We also have legal contracts being modified to stop even well-justified foreclosures. No one was forced to borrow money. It was a choice -- a very bad choice, but completely voluntary. Grownups should be responsible for their own actions. To prevent a justified foreclosure is also to prevent a deserving family from buying that house at a low price, not to mention what this does to faith in contract law. No one in government or the press will even mention that everyone in foreclosure trouble got themselves into that spot by voluntarily borrowing too much money.
Should taxes be used to pay the debts of irresponsible borrowers, no matter how much they over-borrowed or overpaid for a house? Should savers be forced to pay the debts of other people who cannot afford "their homes" no matter what price they paid or how far it is beyond their actual financial means? If so, go buy the most expensive house you can right now! Borrow as much as you possibly can to buy a bigger house, and don't pay it back, knowing that Congress will force the real repayment obligation onto others, onto people who are living within their means, so that you can stay in "your home".
Banks happily loaned whatever amount borrowers wanted as long as the banks could then sell the loan, pushing the default risk onto Fannie Mae (taxpayers) or onto buyers of mortgage-backed bonds. Now that it has become clear that a trillion dollars in foolish mortgage loans will not be repaid, Fannie Mae is under pressure not to buy risky loans and investors do not want mortgage-backed bonds. This means that the money available for mortgages is falling, and house prices will keep falling, probably for another five years or more. This is not just a subprime problem. All mortgages will be harder to get.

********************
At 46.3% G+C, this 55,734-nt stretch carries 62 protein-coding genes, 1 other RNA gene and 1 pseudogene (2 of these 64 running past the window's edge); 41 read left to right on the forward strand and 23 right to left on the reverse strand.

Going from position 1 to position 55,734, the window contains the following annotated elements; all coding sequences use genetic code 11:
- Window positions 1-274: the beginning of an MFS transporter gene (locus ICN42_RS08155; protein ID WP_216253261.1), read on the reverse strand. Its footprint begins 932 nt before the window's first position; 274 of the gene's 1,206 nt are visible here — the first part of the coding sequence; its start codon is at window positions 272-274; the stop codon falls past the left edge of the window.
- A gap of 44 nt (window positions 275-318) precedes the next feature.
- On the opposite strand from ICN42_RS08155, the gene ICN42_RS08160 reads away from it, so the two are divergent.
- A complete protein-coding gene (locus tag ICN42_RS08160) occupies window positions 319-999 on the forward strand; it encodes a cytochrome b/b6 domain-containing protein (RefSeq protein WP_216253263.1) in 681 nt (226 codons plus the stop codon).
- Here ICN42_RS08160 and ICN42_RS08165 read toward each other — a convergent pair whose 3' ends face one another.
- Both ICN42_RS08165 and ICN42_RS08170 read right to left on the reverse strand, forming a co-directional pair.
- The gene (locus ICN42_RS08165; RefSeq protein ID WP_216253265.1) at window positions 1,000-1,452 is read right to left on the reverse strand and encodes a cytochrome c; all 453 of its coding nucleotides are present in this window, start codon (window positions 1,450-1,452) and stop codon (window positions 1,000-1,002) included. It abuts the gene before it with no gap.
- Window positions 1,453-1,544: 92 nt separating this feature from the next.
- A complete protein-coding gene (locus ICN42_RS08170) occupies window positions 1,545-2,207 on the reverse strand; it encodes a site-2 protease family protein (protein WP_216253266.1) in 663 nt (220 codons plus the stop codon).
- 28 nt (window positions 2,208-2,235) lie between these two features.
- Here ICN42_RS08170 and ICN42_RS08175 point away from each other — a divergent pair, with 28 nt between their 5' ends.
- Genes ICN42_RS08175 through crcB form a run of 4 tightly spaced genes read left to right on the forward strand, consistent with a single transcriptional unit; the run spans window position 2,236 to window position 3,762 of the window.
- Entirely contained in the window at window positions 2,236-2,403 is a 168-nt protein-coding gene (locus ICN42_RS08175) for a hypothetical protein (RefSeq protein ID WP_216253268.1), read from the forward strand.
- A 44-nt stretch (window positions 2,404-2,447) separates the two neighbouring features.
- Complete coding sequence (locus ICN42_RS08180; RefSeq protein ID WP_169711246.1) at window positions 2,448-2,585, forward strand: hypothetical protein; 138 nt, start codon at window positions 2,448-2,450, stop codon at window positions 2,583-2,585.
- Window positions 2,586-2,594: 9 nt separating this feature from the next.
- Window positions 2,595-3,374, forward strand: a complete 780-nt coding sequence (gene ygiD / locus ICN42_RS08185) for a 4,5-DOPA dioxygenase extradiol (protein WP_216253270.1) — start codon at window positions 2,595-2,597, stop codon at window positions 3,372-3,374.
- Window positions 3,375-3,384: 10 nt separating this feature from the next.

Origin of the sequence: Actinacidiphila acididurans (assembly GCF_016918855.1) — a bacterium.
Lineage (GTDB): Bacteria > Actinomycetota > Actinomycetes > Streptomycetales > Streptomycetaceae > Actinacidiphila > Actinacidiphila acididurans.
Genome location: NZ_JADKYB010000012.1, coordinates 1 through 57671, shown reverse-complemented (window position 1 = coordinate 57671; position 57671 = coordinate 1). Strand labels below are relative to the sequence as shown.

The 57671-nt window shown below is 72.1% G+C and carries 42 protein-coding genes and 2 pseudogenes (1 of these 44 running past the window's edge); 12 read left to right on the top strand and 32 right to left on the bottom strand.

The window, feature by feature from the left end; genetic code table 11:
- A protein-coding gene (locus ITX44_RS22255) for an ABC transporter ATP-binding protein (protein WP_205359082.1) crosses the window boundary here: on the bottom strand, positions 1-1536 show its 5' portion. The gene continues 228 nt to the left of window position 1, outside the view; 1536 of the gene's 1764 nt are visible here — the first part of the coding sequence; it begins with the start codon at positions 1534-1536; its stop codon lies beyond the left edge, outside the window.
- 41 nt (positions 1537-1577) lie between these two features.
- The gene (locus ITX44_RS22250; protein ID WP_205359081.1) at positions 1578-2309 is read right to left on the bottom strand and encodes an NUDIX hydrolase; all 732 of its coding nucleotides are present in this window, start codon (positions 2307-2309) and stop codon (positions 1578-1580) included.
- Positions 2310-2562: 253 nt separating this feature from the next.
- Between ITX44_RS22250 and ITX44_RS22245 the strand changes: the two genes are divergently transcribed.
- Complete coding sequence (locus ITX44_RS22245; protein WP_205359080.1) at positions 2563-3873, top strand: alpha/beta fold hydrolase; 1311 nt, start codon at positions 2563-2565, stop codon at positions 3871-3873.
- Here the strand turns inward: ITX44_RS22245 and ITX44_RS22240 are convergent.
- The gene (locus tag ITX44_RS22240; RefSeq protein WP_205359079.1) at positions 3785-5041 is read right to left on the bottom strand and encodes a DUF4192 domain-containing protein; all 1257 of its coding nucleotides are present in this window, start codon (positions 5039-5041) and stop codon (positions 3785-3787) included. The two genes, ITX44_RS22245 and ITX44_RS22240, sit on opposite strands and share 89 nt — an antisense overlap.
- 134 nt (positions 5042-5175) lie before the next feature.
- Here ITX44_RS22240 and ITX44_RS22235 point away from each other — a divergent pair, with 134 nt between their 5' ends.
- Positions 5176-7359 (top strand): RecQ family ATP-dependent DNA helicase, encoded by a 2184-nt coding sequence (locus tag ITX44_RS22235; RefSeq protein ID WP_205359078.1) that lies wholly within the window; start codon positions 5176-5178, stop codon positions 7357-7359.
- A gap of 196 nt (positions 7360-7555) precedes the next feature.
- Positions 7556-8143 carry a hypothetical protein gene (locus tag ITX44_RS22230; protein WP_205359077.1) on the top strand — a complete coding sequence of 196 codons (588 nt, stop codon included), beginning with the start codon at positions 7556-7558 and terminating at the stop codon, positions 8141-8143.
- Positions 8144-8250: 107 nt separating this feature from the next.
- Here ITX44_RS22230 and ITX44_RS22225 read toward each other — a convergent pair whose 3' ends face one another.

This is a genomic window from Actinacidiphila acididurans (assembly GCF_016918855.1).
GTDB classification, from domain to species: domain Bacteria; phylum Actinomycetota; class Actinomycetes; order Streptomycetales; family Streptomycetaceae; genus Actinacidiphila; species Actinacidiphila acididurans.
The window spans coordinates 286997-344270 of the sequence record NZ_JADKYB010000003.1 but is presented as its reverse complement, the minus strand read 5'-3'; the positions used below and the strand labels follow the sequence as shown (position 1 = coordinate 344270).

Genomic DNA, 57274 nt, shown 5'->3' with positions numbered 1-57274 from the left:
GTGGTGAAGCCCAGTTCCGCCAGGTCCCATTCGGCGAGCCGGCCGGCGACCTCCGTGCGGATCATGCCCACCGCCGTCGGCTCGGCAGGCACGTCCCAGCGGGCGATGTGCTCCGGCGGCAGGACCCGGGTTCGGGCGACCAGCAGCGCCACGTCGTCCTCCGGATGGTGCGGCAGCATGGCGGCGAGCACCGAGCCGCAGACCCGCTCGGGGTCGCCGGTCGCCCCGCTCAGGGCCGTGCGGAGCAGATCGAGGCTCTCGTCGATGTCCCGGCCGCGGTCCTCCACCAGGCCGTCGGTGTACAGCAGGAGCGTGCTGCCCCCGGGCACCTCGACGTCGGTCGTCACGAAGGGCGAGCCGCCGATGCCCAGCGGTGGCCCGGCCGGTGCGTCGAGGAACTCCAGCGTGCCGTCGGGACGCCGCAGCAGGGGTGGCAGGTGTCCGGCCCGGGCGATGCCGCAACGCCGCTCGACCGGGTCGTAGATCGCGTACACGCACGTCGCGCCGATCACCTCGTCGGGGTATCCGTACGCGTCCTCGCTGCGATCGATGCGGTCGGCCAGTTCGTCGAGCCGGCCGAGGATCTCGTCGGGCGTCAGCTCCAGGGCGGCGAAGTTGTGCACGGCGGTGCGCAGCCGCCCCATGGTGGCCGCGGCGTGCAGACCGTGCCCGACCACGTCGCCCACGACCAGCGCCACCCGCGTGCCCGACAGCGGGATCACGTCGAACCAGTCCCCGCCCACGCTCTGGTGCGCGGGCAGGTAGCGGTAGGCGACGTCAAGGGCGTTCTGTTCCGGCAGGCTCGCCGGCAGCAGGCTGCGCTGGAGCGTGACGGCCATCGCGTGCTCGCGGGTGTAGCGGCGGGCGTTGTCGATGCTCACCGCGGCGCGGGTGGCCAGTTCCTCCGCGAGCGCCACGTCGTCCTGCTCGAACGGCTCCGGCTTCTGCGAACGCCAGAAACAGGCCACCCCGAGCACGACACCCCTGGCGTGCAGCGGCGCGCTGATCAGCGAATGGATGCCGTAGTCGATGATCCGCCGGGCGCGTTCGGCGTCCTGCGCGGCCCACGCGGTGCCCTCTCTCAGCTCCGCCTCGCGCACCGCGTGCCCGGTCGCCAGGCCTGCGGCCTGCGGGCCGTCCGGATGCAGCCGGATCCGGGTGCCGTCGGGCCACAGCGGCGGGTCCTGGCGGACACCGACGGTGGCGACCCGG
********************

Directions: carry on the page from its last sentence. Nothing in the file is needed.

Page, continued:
A return to traditional lending standards means a return to traditional prices, which are far below current prices.
- Extreme use of leverage. Leverage means using debt to amplify gain. Most people forget that losses get amplified as well. If a buyer puts 10% down and the house goes down 10%, he has lost 100% of his money on paper. If he has to sell due to job loss or an interest rate hike, he's bankrupt in the real world.
It's worse than that. House prices do not even have to fall to cause big losses. The cost of selling a house is 6% because of the realtor lobby's corruption of US legislators. On a $300,000 house, that's $18,000 lost even if prices just stay flat. So a 4% decline in housing prices bankrupts all those with 10% equity or less.
- Shortage of first-time buyers. From The Herald: "We were all corrupted by the housing boom, to some extent. People talked endlessly about how their houses were earning more than they did, never asking where all this free money was coming from. Well the truth is that it was being stolen from the next generation. Houses price increases don't produce wealth, they merely transfer it from the young to the old - from the coming generation of families who have to burden themselves with colossal debts if they want to own, to the baby boomers who are about to retire and live on the cash they make when they downsize."